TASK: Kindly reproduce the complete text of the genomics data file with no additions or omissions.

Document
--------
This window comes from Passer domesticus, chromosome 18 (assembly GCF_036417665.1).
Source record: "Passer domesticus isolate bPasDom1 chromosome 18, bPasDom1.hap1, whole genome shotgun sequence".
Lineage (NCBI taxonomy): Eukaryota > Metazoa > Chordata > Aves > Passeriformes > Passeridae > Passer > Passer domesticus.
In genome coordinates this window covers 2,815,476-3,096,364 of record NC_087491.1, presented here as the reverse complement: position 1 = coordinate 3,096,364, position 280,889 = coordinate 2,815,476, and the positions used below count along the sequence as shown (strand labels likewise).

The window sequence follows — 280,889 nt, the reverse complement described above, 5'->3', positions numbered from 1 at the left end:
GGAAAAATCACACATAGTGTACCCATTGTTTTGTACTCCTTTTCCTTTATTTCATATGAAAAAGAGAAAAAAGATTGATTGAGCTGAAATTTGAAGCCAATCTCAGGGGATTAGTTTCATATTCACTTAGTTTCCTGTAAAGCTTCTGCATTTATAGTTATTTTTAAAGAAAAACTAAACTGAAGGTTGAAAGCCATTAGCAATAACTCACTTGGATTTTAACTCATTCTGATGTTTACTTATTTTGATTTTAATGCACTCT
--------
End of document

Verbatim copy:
This window comes from Passer domesticus, chromosome 18 (assembly GCF_036417665.1).
Source record: "Passer domesticus isolate bPasDom1 chromosome 18, bPasDom1.hap1, whole genome shotgun sequence".
Lineage (NCBI taxonomy): Eukaryota > Metazoa > Chordata > Aves > Passeriformes > Passeridae > Passer > Passer domesticus.
In genome coordinates this window covers 2,815,476-3,096,364 of record NC_087491.1, presented here as the reverse complement: position 1 = coordinate 3,096,364, position 280,889 = coordinate 2,815,476, and the positions used below count along the sequence as shown (strand labels likewise).

The window sequence follows — 280,889 nt, the reverse complement described above, 5'->3', positions numbered from 1 at the left end:
GGAAAAATCACACATAGTGTACCCATTGTTTTGTACTCCTTTTCCTTTATTTCATATGAAAAAGAGAAAAAAGATTGATTGAGCTGAAATTTGAAGCCAATCTCAGGGGATTAGTTTCATATTCACTTAGTTTCCTGTAAAGCTTCTGCATTTATAGTTATTTTTAAAGAAAAACTAAACTGAAGGTTGAAAGCCATTAGCAATAACTCACTTGGATTTTAACTCATTCTGATGTTTACTTATTTTGATTTTAATGCACTCT